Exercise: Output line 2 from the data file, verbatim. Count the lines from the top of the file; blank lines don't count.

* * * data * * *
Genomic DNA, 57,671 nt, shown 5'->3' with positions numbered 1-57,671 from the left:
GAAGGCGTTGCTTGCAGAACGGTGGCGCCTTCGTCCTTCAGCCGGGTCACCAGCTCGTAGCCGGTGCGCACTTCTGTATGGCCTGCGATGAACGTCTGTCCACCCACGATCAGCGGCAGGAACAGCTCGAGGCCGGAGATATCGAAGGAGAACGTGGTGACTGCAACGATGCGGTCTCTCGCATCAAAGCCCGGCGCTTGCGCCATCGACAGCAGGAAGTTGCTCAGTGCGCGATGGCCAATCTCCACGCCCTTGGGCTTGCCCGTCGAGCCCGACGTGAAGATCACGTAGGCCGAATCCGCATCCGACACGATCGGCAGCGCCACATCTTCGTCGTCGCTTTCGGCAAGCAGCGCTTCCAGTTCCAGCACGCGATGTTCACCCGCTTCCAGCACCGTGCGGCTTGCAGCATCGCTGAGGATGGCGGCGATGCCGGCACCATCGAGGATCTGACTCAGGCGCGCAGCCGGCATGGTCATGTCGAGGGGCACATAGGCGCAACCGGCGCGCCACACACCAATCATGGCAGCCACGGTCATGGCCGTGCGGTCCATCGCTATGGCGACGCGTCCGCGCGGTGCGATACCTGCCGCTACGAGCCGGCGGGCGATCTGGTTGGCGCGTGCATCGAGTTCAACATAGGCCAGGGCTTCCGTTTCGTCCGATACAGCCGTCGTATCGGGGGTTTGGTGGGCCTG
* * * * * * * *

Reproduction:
GAAGGCGTTGCTTGCAGAACGGTGGCGCCTTCGTCCTTCAGCCGGGTCACCAGCTCGTAGCCGGTGCGCACTTCTGTATGGCCTGCGATGAACGTCTGTCCACCCACGATCAGCGGCAGGAACAGCTCGAGGCCGGAGATATCGAAGGAGAACGTGGTGACTGCAACGATGCGGTCTCTCGCATCAAAGCCCGGCGCTTGCGCCATCGACAGCAGGAAGTTGCTCAGTGCGCGATGGCCAATCTCCACGCCCTTGGGCTTGCCCGTCGAGCCCGACGTGAAGATCACGTAGGCCGAATCCGCATCCGACACGATCGGCAGCGCCACATCTTCGTCGTCGCTTTCGGCAAGCAGCGCTTCCAGTTCCAGCACGCGATGTTCACCCGCTTCCAGCACCGTGCGGCTTGCAGCATCGCTGAGGATGGCGGCGATGCCGGCACCATCGAGGATCTGACTCAGGCGCGCAGCCGGCATGGTCATGTCGAGGGGCACATAGGCGCAACCGGCGCGCCACACACCAATCATGGCAGCCACGGTCATGGCCGTGCGGTCCATCGCTATGGCGACGCGTCCGCGCGGTGCGATACCTGCCGCTACGAGCCGGCGGGCGATCTGGTTGGCGCGTGCATCGAGTTCAACATAGGCCAGGGCTTCCGTTTCGTCCGATACAGCCGTCGTATCGGGGGTTTGGTGGGCCTG